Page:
What was your background in plastics?

Woodcock: I worked 10 years for Zenith Pumps as plant manager for the dedicated repair facility for DuPont. I later became operations manager for Zenith Pumps' three facilities. After Zenith Pumps, I worked 10 years for Normag Corp. [subsequently Dynisco Extrusion] as vice president of operations/engineering.  In working for these companies, I received a broad education in the processes, applications and customers' needs in the industry. I worked on several patents while employed at these companies.

Early on, you brought in two industry veterans — Steve Fox, founder and president of Normag Corp., and Bart Jones, founder and president of Extek Corp. — as business associates. How did you know Fox and Jones?

Woodcock: Both Steve and Bart are major contributors to our organization. Steve and Bart are not only colleagues, but friends first. I have known both of them for over 20 years. Steve hired me at Normag, and I met Bart when working for Dynisco through the acquisition of Extek, his previous company. Steve and Bart were previous business owners and were mentors to me, not only when starting PSI, but also as we continue to grow.

Are family members involved with PSI? How important is being a family business to PSI's success? 

Woodcock: My wife, Carla, and two sons, Glenn Jr. and David, are employed at PSI. My wife oversees administration, finance and human resources. David is engineering manager and Glenn Jr. is operations manager. David and Glenn Jr. both work for Don Macnamara, our general manager. They are good guys and are very knowledgeable about what they do. I feel that a family business is important for our customers. We are not interested in selling out to a large corporation, like most of our competitors have, and [so] we can provide a stable and long-term relationship with customers. Family was also important in the early days, as we, as a family, worked 80-plus hours a week to make our business successful.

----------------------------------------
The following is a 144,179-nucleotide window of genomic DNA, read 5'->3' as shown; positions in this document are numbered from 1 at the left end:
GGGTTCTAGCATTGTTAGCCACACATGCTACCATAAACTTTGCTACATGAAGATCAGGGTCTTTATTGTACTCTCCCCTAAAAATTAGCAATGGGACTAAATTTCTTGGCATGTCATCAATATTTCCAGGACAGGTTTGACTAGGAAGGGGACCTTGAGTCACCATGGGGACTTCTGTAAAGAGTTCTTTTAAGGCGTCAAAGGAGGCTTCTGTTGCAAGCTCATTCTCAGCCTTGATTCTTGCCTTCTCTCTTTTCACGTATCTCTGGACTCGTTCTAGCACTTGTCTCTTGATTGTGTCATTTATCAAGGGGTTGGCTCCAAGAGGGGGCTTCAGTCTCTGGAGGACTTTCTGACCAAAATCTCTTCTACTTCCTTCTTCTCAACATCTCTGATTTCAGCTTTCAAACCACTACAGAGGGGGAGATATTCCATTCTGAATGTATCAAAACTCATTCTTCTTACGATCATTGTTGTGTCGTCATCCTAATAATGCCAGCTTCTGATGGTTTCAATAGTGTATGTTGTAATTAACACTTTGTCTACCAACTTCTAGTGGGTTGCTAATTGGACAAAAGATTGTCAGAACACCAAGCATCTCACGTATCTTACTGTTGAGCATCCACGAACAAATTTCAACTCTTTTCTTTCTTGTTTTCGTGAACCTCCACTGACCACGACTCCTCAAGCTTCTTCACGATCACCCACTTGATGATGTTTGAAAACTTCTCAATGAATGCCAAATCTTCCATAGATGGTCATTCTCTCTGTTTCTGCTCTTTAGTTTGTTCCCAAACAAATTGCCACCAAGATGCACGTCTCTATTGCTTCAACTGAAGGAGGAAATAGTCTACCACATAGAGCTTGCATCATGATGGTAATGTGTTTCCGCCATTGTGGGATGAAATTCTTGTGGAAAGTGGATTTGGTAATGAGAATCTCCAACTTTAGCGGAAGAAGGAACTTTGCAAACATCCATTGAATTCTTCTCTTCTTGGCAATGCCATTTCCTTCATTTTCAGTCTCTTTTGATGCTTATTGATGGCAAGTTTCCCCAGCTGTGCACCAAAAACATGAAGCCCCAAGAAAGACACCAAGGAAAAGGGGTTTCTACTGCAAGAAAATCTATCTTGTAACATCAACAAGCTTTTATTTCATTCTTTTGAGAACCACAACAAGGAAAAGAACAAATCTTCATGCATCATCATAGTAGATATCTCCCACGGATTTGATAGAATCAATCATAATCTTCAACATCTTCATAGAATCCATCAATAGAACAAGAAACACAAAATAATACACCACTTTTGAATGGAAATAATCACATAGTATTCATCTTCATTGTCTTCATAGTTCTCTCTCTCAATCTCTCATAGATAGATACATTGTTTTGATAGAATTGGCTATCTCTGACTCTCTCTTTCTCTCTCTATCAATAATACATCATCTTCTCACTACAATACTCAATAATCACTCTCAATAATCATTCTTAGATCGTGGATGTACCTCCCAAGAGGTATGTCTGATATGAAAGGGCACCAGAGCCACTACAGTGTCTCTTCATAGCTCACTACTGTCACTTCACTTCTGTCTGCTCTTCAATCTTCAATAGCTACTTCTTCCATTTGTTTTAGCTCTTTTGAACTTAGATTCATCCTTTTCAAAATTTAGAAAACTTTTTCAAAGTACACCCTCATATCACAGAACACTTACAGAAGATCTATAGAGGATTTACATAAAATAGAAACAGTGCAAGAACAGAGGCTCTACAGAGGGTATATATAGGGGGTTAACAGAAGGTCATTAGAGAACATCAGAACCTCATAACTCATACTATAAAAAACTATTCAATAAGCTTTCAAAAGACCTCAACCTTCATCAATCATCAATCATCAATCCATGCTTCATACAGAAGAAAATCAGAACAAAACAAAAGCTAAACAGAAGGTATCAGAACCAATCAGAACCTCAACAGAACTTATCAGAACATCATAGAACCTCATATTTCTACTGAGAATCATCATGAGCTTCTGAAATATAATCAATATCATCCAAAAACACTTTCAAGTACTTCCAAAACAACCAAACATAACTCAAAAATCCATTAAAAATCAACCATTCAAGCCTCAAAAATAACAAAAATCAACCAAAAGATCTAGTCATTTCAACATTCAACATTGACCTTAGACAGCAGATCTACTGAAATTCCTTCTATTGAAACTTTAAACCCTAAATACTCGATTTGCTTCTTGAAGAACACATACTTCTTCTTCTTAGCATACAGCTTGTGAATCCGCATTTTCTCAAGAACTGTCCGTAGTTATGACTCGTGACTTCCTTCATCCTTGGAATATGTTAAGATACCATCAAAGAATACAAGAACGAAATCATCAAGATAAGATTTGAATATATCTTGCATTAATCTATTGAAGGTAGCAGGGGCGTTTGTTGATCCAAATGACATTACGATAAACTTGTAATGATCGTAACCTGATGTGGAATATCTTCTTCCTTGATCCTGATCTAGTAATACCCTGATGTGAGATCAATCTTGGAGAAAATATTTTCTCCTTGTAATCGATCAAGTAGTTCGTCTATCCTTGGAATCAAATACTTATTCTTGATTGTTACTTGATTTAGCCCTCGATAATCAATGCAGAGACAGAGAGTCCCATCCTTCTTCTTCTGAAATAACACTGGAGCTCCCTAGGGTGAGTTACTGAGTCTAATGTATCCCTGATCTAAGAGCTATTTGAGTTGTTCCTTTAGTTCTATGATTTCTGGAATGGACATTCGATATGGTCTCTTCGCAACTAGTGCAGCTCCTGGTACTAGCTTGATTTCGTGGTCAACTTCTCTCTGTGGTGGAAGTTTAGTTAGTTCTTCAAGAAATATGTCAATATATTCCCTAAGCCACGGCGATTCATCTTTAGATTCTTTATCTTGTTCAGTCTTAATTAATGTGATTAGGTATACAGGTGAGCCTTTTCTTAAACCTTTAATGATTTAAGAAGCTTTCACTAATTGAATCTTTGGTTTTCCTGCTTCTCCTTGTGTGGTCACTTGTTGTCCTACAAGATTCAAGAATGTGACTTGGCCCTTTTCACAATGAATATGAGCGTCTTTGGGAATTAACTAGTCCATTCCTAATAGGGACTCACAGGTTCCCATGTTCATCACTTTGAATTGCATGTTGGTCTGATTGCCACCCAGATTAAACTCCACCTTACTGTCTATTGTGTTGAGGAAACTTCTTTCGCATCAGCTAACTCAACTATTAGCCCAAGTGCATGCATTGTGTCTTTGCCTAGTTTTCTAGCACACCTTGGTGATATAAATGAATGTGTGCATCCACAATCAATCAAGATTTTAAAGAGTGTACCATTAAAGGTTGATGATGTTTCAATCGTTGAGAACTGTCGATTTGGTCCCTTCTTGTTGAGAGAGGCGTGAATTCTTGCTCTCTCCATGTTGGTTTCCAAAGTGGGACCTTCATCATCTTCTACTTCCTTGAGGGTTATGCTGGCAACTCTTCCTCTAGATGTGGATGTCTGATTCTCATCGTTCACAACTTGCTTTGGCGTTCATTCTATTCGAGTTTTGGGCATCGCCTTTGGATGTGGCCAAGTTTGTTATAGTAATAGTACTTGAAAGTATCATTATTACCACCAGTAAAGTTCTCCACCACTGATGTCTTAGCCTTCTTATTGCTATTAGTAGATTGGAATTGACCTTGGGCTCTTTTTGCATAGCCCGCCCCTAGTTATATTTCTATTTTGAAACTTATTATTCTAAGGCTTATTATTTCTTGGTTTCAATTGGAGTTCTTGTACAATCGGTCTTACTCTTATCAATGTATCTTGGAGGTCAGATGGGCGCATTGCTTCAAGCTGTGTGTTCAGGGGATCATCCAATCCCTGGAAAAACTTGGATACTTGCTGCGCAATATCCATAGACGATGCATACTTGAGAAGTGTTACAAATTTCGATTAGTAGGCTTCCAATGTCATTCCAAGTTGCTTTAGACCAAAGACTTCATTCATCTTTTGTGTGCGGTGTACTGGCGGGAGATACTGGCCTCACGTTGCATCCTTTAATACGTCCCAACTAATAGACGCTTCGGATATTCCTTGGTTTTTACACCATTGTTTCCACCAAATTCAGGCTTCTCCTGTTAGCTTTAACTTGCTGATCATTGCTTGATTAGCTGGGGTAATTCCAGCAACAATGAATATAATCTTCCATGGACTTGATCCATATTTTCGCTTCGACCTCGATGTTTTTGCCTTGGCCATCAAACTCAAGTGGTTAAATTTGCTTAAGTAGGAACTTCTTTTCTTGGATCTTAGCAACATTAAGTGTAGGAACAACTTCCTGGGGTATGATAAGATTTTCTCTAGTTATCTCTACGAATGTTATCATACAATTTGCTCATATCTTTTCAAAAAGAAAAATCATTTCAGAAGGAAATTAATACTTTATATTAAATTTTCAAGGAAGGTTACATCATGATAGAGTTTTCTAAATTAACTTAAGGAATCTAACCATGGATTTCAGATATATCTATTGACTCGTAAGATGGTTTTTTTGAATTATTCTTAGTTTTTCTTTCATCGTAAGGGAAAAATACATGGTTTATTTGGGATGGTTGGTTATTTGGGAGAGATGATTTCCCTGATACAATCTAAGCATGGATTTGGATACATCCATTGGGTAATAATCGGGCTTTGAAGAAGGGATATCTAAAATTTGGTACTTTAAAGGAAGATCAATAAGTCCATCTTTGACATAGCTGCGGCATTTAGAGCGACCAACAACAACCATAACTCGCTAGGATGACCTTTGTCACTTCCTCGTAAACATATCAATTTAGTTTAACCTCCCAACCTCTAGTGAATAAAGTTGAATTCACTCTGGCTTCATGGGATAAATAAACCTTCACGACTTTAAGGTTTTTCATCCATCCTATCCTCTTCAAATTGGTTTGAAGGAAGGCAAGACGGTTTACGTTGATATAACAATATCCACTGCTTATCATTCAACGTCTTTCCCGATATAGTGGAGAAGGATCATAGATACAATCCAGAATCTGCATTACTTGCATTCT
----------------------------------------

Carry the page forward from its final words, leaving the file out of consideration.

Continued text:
How does PSI set itself apart from competitors in a competitive industry? 

Woodcock: We strive to provide a total process solution for our customers, along with providing superior customer service. We pride ourselves that we can do a full-service, turnkey solution and rapid response to any customer's needs. This not only is for our equipment, but any competitor's equipment they may have. Service was one of the foundational elements of the company. A sign hangs in the building that all see and read every day: "Do what you promise you will do." We live by this.

How does PSI develop new products? Do you have engineers dedicated to product development?

Woodcock: PSI has a dedicated engineering department that is also tasked with new product design and development. Development comes from observation, listening to problems or opportunities that are brought to us, ideas that we generate internally and sometimes, simple common sense.  We do not have to work through corporate layers to approve new designs.

A great example is our die changer, introduced at the last NPE. This came from a foamed sheet processor seeking to reduce downtime from over an hour to less than 10 minutes, which was the window they could work with before having to shut down and purge the extruder. I didn't need a market study or ask how many machines the sales team would sell every year. We saw an opportunity to serve this processor and to establish a relationship with them based on value. It was a home run, and we now have another great product in the portfolio that brings new value to foamed sheet producers.